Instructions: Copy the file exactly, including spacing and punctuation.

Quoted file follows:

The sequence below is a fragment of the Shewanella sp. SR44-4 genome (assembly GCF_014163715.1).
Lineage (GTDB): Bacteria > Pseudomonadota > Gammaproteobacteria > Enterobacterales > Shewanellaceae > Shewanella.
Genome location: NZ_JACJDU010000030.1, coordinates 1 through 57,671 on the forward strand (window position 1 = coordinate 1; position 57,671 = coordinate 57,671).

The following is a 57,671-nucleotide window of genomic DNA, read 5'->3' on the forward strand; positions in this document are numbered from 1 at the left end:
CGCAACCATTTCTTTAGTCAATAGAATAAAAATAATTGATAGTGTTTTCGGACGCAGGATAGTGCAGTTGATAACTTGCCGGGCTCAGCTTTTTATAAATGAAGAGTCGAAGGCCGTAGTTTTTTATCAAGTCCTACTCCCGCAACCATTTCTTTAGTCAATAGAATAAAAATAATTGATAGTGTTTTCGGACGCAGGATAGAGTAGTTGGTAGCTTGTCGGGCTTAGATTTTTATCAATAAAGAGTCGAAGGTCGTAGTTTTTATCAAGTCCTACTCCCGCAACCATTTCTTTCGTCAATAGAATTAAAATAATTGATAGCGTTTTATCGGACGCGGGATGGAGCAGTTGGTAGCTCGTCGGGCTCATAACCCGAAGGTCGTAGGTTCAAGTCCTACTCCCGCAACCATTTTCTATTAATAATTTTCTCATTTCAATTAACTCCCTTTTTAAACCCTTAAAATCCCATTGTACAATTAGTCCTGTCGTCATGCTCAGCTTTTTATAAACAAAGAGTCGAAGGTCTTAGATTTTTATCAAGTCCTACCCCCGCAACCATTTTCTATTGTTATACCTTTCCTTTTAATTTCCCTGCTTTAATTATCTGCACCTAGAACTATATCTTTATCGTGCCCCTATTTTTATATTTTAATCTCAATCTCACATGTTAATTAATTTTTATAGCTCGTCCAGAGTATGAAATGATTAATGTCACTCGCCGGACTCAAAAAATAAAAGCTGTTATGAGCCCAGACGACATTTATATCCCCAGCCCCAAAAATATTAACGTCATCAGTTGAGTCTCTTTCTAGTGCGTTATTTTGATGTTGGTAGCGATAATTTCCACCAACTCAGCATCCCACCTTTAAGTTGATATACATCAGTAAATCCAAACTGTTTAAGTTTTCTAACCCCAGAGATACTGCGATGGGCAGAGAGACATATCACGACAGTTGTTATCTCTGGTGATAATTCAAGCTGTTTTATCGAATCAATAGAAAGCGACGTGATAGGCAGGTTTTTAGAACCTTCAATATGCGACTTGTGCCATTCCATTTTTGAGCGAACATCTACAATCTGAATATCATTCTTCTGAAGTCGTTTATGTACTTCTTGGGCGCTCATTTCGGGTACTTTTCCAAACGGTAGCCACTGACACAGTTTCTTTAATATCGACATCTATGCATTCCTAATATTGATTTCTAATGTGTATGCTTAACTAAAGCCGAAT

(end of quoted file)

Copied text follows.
The sequence below is a fragment of the Shewanella sp. SR44-4 genome (assembly GCF_014163715.1).
Lineage (GTDB): Bacteria > Pseudomonadota > Gammaproteobacteria > Enterobacterales > Shewanellaceae > Shewanella.
Genome location: NZ_JACJDU010000030.1, coordinates 1 through 57,671 on the forward strand (window position 1 = coordinate 1; position 57,671 = coordinate 57,671).

The following is a 57,671-nucleotide window of genomic DNA, read 5'->3' on the forward strand; positions in this document are numbered from 1 at the left end:
CGCAACCATTTCTTTAGTCAATAGAATAAAAATAATTGATAGTGTTTTCGGACGCAGGATAGTGCAGTTGATAACTTGCCGGGCTCAGCTTTTTATAAATGAAGAGTCGAAGGCCGTAGTTTTTTATCAAGTCCTACTCCCGCAACCATTTCTTTAGTCAATAGAATAAAAATAATTGATAGTGTTTTCGGACGCAGGATAGAGTAGTTGGTAGCTTGTCGGGCTTAGATTTTTATCAATAAAGAGTCGAAGGTCGTAGTTTTTATCAAGTCCTACTCCCGCAACCATTTCTTTCGTCAATAGAATTAAAATAATTGATAGCGTTTTATCGGACGCGGGATGGAGCAGTTGGTAGCTCGTCGGGCTCATAACCCGAAGGTCGTAGGTTCAAGTCCTACTCCCGCAACCATTTTCTATTAATAATTTTCTCATTTCAATTAACTCCCTTTTTAAACCCTTAAAATCCCATTGTACAATTAGTCCTGTCGTCATGCTCAGCTTTTTATAAACAAAGAGTCGAAGGTCTTAGATTTTTATCAAGTCCTACCCCCGCAACCATTTTCTATTGTTATACCTTTCCTTTTAATTTCCCTGCTTTAATTATCTGCACCTAGAACTATATCTTTATCGTGCCCCTATTTTTATATTTTAATCTCAATCTCACATGTTAATTAATTTTTATAGCTCGTCCAGAGTATGAAATGATTAATGTCACTCGCCGGACTCAAAAAATAAAAGCTGTTATGAGCCCAGACGACATTTATATCCCCAGCCCCAAAAATATTAACGTCATCAGTTGAGTCTCTTTCTAGTGCGTTATTTTGATGTTGGTAGCGATAATTTCCACCAACTCAGCATCCCACCTTTAAGTTGATATACATCAGTAAATCCAAACTGTTTAAGTTTTCTAACCCCAGAGATACTGCGATGGGCAGAGAGACATATCACGACAGTTGTTATCTCTGGTGATAATTCAAGCTGTTTTATCGAATCAATAGAAAGCGACGTGATAGGCAGGTTTTTAGAACCTTCAATATGCGACTTGTGCCATTCCATTTTTGAGCGAACATCTACAATCTGAATATCATTCTTCTGAAGTCGTTTATGTACTTCTTGGGCGCTCATTTCGGGTACTTTTCCAAACGGTAGCCACTGACACAGTTTCTTTAATATCGACATCTATGCATTCCTAATATTGATTTCTAATGTGTATGCTTAACTAAAGCCGAAT